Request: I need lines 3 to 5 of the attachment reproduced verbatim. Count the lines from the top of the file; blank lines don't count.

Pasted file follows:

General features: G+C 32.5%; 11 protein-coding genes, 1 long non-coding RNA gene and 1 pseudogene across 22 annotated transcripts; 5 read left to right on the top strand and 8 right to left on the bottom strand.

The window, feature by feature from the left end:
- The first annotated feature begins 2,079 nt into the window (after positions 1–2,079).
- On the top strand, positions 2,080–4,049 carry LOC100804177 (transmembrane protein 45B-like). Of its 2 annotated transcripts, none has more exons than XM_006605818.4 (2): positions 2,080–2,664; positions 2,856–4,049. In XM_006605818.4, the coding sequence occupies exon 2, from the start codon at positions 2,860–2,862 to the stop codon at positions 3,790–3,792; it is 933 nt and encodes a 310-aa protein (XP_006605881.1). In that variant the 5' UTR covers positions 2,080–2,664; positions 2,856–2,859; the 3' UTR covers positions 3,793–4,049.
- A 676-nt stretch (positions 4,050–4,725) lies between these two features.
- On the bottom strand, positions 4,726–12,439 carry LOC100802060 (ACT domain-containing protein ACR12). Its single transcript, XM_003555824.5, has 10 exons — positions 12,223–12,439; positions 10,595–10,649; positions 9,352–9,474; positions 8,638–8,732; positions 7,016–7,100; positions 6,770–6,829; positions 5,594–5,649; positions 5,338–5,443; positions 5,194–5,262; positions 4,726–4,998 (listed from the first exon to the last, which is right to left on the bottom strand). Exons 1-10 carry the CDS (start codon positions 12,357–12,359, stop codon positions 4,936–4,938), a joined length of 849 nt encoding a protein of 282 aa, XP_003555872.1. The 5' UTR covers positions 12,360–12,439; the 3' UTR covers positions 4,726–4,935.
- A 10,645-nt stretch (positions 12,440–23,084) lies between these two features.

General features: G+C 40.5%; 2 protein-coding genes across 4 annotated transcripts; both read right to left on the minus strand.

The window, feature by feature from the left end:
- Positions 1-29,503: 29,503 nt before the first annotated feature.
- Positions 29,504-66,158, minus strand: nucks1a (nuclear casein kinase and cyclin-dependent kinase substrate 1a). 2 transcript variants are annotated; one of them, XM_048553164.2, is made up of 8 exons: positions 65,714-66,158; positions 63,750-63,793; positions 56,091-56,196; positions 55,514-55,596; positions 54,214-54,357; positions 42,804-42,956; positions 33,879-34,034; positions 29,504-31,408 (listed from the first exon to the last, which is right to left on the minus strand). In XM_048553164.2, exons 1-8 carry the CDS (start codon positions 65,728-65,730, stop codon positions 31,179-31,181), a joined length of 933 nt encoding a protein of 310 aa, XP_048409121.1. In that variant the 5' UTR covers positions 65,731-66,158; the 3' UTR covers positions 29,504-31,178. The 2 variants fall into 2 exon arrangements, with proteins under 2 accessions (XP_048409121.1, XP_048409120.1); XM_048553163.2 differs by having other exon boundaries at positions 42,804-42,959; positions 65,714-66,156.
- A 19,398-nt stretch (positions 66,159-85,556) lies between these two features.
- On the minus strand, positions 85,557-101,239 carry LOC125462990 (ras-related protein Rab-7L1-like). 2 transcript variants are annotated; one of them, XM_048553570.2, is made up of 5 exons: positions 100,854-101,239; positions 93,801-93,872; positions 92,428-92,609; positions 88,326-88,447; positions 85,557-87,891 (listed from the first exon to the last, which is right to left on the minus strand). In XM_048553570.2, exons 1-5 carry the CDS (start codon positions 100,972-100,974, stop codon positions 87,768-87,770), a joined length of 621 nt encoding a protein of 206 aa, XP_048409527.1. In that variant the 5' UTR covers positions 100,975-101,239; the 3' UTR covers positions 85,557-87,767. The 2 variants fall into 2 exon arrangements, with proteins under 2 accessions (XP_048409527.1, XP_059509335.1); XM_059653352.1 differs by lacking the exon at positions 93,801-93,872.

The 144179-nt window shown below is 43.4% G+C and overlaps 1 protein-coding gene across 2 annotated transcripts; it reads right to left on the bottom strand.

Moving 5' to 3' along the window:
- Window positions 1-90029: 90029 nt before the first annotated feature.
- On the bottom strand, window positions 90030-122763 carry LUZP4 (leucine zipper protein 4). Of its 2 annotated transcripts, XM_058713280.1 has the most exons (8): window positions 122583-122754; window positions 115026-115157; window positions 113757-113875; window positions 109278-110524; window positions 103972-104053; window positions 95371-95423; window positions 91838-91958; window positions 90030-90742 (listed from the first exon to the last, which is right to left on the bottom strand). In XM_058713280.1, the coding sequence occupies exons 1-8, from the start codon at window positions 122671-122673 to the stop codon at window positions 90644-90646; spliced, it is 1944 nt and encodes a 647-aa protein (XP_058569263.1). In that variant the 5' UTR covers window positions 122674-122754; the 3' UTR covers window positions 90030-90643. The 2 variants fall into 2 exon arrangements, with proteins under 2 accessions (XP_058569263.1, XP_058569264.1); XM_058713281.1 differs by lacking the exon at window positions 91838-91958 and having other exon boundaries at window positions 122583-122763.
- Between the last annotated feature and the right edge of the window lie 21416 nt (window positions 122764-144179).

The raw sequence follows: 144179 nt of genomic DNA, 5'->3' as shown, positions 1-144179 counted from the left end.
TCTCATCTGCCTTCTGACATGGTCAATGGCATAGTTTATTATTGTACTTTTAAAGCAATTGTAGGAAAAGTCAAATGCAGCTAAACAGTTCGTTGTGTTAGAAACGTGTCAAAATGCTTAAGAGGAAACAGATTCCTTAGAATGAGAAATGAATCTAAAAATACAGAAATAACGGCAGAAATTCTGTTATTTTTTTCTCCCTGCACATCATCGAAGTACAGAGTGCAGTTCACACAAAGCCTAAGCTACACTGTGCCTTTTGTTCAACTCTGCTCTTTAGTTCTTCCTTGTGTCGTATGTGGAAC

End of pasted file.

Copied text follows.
- The first annotated feature begins 2,079 nt into the window (after positions 1–2,079).
- On the top strand, positions 2,080–4,049 carry LOC100804177 (transmembrane protein 45B-like). Of its 2 annotated transcripts, none has more exons than XM_006605818.4 (2): positions 2,080–2,664; positions 2,856–4,049. In XM_006605818.4, the coding sequence occupies exon 2, from the start codon at positions 2,860–2,862 to the stop codon at positions 3,790–3,792; it is 933 nt and encodes a 310-aa protein (XP_006605881.1). In that variant the 5' UTR covers positions 2,080–2,664; positions 2,856–2,859; the 3' UTR covers positions 3,793–4,049.
- A 676-nt stretch (positions 4,050–4,725) lies between these two features.